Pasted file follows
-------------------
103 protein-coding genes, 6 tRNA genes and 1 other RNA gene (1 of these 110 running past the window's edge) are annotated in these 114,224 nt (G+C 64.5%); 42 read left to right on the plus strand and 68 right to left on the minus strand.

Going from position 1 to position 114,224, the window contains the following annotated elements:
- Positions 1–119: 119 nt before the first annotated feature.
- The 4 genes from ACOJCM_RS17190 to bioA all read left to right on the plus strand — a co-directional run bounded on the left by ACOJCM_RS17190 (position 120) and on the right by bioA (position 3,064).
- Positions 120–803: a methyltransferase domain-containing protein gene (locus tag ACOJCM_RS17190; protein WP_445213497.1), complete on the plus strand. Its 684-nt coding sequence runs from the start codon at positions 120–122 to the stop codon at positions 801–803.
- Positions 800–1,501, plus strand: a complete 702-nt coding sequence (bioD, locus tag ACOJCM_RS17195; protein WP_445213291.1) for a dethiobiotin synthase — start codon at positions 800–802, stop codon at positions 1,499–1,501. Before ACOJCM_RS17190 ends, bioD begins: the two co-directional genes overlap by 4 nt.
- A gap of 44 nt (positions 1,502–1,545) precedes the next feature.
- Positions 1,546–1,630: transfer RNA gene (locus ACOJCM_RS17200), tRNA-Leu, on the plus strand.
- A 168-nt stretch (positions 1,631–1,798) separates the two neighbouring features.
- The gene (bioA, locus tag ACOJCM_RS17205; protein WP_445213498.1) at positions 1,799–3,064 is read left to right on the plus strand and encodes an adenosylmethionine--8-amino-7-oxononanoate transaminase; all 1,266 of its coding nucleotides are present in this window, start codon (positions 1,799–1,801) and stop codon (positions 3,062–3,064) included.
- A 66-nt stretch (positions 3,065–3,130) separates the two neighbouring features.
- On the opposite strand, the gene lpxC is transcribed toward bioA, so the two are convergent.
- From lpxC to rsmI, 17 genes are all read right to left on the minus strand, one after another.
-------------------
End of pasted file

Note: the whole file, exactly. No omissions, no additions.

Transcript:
103 protein-coding genes, 6 tRNA genes and 1 other RNA gene (1 of these 110 running past the window's edge) are annotated in these 114,224 nt (G+C 64.5%); 42 read left to right on the plus strand and 68 right to left on the minus strand.

Going from position 1 to position 114,224, the window contains the following annotated elements:
- Positions 1–119: 119 nt before the first annotated feature.
- The 4 genes from ACOJCM_RS17190 to bioA all read left to right on the plus strand — a co-directional run bounded on the left by ACOJCM_RS17190 (position 120) and on the right by bioA (position 3,064).
- Positions 120–803: a methyltransferase domain-containing protein gene (locus tag ACOJCM_RS17190; protein WP_445213497.1), complete on the plus strand. Its 684-nt coding sequence runs from the start codon at positions 120–122 to the stop codon at positions 801–803.
- Positions 800–1,501, plus strand: a complete 702-nt coding sequence (bioD, locus tag ACOJCM_RS17195; protein WP_445213291.1) for a dethiobiotin synthase — start codon at positions 800–802, stop codon at positions 1,499–1,501. Before ACOJCM_RS17190 ends, bioD begins: the two co-directional genes overlap by 4 nt.
- A gap of 44 nt (positions 1,502–1,545) precedes the next feature.
- Positions 1,546–1,630: transfer RNA gene (locus ACOJCM_RS17200), tRNA-Leu, on the plus strand.
- A 168-nt stretch (positions 1,631–1,798) separates the two neighbouring features.
- The gene (bioA, locus tag ACOJCM_RS17205; protein WP_445213498.1) at positions 1,799–3,064 is read left to right on the plus strand and encodes an adenosylmethionine--8-amino-7-oxononanoate transaminase; all 1,266 of its coding nucleotides are present in this window, start codon (positions 1,799–1,801) and stop codon (positions 3,062–3,064) included.
- A 66-nt stretch (positions 3,065–3,130) separates the two neighbouring features.
- On the opposite strand, the gene lpxC is transcribed toward bioA, so the two are convergent.
- From lpxC to rsmI, 17 genes are all read right to left on the minus strand, one after another.